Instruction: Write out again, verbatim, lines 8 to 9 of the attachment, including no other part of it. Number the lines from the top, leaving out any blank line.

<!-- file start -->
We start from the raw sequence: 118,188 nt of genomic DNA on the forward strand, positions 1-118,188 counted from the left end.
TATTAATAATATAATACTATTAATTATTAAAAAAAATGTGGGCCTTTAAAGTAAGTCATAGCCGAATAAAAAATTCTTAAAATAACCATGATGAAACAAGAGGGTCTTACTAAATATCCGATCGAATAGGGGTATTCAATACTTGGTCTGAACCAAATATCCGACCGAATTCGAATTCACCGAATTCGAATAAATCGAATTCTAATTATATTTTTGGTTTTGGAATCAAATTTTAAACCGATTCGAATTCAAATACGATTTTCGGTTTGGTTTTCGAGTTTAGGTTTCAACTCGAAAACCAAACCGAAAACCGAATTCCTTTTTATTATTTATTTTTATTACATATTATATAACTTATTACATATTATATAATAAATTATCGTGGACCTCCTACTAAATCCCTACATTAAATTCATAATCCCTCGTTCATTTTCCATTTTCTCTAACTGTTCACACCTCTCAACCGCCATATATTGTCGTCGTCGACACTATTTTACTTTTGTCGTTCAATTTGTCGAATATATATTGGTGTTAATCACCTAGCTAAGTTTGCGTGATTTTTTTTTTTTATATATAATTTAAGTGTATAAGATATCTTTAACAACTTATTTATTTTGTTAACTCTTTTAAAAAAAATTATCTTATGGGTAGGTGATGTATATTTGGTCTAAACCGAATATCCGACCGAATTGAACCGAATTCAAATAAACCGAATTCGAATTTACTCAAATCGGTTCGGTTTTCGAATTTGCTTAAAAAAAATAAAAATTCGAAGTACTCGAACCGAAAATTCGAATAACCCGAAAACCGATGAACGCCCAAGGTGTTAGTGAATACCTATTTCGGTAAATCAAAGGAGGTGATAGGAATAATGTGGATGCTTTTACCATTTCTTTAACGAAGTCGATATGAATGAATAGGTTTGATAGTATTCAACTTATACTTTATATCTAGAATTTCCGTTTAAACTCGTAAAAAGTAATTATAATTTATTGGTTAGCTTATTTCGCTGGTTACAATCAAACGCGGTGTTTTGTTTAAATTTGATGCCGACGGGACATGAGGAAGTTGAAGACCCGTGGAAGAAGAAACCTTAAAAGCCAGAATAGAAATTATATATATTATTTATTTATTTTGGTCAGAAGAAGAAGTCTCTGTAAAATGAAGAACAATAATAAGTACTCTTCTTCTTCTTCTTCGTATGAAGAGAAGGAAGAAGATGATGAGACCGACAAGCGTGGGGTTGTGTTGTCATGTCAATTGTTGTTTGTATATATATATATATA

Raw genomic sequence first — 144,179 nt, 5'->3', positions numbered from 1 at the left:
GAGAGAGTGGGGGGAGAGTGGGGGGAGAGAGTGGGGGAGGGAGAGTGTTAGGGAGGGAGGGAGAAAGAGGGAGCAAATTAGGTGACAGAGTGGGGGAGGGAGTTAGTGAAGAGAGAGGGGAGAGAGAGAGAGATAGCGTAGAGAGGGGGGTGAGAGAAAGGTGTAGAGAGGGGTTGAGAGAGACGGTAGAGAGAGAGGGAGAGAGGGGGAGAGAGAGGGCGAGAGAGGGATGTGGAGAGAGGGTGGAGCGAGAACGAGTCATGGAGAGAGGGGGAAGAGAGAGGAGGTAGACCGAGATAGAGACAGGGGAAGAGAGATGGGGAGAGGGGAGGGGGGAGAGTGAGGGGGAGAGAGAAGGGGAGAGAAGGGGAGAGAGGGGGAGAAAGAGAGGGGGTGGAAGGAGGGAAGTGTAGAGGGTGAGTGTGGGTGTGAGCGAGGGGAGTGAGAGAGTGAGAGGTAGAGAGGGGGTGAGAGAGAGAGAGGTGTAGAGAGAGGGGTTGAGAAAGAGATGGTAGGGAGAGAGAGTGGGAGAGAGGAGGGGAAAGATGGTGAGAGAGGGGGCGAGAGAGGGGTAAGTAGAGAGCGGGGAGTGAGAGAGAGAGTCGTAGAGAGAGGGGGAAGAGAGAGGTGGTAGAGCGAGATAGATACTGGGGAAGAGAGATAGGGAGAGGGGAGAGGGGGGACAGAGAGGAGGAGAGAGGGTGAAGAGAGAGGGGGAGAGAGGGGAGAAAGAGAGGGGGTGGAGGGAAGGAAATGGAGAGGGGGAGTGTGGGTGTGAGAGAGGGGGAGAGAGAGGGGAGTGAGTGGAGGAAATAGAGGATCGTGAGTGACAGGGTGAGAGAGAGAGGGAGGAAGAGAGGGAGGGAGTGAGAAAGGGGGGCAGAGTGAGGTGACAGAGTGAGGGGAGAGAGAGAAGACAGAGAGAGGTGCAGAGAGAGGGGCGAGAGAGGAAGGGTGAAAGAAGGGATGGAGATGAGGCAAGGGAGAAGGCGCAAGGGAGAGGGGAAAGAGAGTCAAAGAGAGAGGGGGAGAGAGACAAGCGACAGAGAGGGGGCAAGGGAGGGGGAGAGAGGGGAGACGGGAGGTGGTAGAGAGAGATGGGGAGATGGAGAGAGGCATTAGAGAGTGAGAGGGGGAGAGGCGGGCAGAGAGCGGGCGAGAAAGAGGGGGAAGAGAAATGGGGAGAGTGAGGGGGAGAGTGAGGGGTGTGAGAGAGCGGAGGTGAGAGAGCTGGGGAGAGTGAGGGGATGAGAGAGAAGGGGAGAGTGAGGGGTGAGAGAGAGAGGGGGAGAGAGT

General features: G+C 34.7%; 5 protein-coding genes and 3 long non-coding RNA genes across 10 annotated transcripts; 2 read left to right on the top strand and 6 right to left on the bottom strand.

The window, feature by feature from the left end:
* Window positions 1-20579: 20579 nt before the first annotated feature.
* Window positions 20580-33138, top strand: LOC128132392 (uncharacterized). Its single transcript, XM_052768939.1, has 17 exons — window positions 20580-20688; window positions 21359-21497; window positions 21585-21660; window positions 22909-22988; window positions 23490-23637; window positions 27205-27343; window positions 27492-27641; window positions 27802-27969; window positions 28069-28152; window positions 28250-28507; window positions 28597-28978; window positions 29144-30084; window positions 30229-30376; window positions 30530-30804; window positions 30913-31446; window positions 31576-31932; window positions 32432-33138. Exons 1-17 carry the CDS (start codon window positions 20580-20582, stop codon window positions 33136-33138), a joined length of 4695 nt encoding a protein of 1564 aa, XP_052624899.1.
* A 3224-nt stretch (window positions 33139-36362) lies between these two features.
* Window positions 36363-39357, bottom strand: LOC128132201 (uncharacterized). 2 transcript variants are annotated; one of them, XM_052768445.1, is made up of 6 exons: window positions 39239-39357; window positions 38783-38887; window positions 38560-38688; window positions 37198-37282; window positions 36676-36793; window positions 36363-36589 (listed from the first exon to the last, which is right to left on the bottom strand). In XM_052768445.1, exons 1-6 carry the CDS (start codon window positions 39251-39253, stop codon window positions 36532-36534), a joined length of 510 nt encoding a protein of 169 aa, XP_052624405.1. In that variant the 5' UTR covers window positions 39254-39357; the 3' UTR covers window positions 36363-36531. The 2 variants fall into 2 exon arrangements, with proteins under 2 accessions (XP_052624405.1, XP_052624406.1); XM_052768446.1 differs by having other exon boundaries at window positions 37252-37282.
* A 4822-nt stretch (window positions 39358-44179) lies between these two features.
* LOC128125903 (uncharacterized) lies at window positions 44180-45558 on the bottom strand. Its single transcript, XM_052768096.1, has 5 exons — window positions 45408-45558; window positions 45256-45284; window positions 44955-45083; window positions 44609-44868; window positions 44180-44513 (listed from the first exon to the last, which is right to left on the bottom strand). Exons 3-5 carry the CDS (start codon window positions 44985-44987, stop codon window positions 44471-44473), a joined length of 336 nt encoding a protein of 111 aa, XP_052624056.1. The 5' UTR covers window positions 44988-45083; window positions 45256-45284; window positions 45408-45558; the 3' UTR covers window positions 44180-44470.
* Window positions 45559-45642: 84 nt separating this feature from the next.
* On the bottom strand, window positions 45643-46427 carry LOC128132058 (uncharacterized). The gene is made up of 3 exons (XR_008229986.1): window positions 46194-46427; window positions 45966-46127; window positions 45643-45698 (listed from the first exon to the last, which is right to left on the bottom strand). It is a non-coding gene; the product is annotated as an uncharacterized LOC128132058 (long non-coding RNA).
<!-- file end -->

* Window positions 20580-33138, top strand: LOC128132392 (uncharacterized). Its single transcript, XM_052768939.1, has 17 exons — window positions 20580-20688; window positions 21359-21497; window positions 21585-21660; window positions 22909-22988; window positions 23490-23637; window positions 27205-27343; window positions 27492-27641; window positions 27802-27969; window positions 28069-28152; window positions 28250-28507; window positions 28597-28978; window positions 29144-30084; window positions 30229-30376; window positions 30530-30804; window positions 30913-31446; window positions 31576-31932; window positions 32432-33138. Exons 1-17 carry the CDS (start codon window positions 20580-20582, stop codon window positions 33136-33138), a joined length of 4695 nt encoding a protein of 1564 aa, XP_052624899.1.
* A 3224-nt stretch (window positions 33139-36362) lies between these two features.